#7. Stories We TellSarah Polley's documentary look at her own family—its histories and myths and one scandal in particular—is so delightfully unlike anything else in the industry right now. Intensely personal without even a drop of masochism or a sense that Polley is reveling in her (or her family's) angst. Maybe it's the Canadian thing, but there is an openness about her family members, a self-awareness and sense of humor, that turns their telling of these potentially painful family secrets into something inviting. Like a trust exercise. Polley's skills as a director are so straightforwardly adventurous, it's rather exhilarating to watch her explore the possibilities of documentary filmmaking, almost as if she's testing concepts out that she just thought of that minute. She might be something of a genius. A Canadian child-star genius.


#6: Gravity. It's hard to deny the hokiness of a lot of the Gravity script, but I cannot stress enough how little that matters in the face of such elementally thrilling filmmaking. Honestly, if Alfonso Cuaron wants to boil his narrative about human determination to survive calamity down to simple terms like motherhood and home and will, I'm actually okay with that. To me, that hangs together. Meanwhile, the grooves in my palms from gripping my hands so tightly tell a different story. Pure, disciplined visual spectacle might not scratch all the itches I have when I go to the movies, but it's very hard to deny this film credit for scratching that one itch so satisfyingly.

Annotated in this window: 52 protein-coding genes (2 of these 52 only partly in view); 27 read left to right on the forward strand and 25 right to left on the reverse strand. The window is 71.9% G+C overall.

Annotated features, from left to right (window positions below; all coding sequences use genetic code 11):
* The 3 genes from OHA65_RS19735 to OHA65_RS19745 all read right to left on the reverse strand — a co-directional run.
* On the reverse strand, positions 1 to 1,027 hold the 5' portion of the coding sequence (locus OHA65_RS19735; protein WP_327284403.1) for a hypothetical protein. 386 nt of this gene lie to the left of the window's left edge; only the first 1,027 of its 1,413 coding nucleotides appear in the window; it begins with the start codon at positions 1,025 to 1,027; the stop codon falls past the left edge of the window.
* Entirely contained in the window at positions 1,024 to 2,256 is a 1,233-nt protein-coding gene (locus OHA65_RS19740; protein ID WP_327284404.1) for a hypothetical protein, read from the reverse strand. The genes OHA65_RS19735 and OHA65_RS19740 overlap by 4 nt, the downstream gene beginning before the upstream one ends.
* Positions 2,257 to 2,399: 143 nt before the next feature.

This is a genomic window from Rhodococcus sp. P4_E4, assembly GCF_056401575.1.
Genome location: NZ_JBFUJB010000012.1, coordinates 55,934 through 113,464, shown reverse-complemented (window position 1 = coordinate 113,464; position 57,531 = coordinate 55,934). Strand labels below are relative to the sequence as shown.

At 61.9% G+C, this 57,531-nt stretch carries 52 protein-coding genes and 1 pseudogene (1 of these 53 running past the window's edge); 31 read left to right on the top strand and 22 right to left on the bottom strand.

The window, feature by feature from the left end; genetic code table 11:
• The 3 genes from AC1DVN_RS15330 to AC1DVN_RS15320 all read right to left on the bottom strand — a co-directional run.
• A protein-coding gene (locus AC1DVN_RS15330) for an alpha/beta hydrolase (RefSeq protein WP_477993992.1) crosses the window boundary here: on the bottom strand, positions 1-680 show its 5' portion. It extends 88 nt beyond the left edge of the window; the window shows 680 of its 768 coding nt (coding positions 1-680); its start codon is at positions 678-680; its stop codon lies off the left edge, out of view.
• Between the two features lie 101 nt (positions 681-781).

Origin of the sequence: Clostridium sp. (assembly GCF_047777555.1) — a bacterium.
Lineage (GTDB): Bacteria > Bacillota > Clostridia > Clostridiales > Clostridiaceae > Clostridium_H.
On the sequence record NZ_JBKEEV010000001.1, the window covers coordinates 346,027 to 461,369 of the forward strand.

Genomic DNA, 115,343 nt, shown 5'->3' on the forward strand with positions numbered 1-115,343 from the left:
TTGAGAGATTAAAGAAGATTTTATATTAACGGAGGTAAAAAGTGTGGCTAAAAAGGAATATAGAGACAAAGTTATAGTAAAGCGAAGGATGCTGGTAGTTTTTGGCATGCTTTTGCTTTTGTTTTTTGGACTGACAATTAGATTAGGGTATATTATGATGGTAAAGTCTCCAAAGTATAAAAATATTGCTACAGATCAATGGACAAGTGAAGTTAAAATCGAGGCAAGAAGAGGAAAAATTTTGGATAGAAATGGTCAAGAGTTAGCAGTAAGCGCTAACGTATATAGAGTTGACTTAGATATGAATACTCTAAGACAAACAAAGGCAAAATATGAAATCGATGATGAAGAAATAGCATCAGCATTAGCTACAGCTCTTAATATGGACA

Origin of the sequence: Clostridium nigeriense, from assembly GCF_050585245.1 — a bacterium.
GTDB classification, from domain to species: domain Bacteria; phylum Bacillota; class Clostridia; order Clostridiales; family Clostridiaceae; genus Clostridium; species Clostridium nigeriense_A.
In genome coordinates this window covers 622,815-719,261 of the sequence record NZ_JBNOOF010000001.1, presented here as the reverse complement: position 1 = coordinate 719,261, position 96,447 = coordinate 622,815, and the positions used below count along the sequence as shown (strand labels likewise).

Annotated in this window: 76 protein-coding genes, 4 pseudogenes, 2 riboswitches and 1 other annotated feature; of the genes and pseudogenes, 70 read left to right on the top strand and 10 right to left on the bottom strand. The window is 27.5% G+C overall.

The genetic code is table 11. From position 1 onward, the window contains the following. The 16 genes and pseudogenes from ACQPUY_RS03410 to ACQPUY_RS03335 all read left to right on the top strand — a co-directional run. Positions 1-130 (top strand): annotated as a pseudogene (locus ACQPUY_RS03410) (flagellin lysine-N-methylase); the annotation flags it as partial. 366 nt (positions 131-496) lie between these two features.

#5: The Bling Ring. Sofia Coppola makes movies for me. They're not for everybody, that's fine, I don't need a consensus around my opinion that watching Stephen Dorff lounge around the Chateau Marmont is a riveting, soul-nourishing way to spend a couple of hours. The protagonists in her latest movie might be her most outwardly motivated—they get a LOT done, actually—while at the same time most inwardly hollow. There's an odd kinetic energy to their complete vacuousness, though, and their decision-making and posturing at every turn is compulsively watchable. Some of the most indelible individual scenes in any movie all year, too, from Taissa Farmiga with the gun to robbing Audrina Patridge's house to that dazzling shopping trip around Paris Hilton's house.